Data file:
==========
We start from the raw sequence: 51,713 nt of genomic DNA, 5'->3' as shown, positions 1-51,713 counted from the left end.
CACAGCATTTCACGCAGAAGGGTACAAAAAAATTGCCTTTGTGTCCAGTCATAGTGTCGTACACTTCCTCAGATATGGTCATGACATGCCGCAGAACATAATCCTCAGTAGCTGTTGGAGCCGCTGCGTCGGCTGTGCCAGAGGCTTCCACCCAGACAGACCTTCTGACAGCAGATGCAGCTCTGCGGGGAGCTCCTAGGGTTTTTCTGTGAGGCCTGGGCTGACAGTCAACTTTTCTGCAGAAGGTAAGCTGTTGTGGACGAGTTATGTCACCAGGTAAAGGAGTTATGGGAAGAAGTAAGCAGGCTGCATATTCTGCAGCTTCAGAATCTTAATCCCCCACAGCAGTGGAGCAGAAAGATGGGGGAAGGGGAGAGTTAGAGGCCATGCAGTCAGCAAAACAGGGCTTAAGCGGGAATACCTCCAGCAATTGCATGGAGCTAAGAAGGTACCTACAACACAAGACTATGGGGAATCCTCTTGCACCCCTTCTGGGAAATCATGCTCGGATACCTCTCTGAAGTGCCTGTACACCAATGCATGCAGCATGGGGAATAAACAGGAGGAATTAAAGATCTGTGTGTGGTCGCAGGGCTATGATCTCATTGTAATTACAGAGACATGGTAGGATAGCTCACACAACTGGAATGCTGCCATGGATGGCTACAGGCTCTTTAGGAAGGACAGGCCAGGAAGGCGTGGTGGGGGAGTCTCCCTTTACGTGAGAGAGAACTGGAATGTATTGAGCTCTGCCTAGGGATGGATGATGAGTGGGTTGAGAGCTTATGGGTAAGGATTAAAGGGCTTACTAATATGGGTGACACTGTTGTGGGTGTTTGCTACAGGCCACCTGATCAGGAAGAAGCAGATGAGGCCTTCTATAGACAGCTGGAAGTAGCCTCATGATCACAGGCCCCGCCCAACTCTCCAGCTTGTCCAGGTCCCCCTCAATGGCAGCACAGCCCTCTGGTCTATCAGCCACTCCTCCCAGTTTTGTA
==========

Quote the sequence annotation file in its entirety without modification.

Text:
We start from the raw sequence: 51,713 nt of genomic DNA, 5'->3' as shown, positions 1-51,713 counted from the left end.
CACAGCATTTCACGCAGAAGGGTACAAAAAAATTGCCTTTGTGTCCAGTCATAGTGTCGTACACTTCCTCAGATATGGTCATGACATGCCGCAGAACATAATCCTCAGTAGCTGTTGGAGCCGCTGCGTCGGCTGTGCCAGAGGCTTCCACCCAGACAGACCTTCTGACAGCAGATGCAGCTCTGCGGGGAGCTCCTAGGGTTTTTCTGTGAGGCCTGGGCTGACAGTCAACTTTTCTGCAGAAGGTAAGCTGTTGTGGACGAGTTATGTCACCAGGTAAAGGAGTTATGGGAAGAAGTAAGCAGGCTGCATATTCTGCAGCTTCAGAATCTTAATCCCCCACAGCAGTGGAGCAGAAAGATGGGGGAAGGGGAGAGTTAGAGGCCATGCAGTCAGCAAAACAGGGCTTAAGCGGGAATACCTCCAGCAATTGCATGGAGCTAAGAAGGTACCTACAACACAAGACTATGGGGAATCCTCTTGCACCCCTTCTGGGAAATCATGCTCGGATACCTCTCTGAAGTGCCTGTACACCAATGCATGCAGCATGGGGAATAAACAGGAGGAATTAAAGATCTGTGTGTGGTCGCAGGGCTATGATCTCATTGTAATTACAGAGACATGGTAGGATAGCTCACACAACTGGAATGCTGCCATGGATGGCTACAGGCTCTTTAGGAAGGACAGGCCAGGAAGGCGTGGTGGGGGAGTCTCCCTTTACGTGAGAGAGAACTGGAATGTATTGAGCTCTGCCTAGGGATGGATGATGAGTGGGTTGAGAGCTTATGGGTAAGGATTAAAGGGCTTACTAATATGGGTGACACTGTTGTGGGTGTTTGCTACAGGCCACCTGATCAGGAAGAAGCAGATGAGGCCTTCTATAGACAGCTGGAAGTAGCCTCATGATCACAGGCCCCGCCCAACTCTCCAGCTTGTCCAGGTCCCCCTCAATGGCAGCACAGCCCTCTGGTCTATCAGCCACTCCTCCCAGTTTTGTA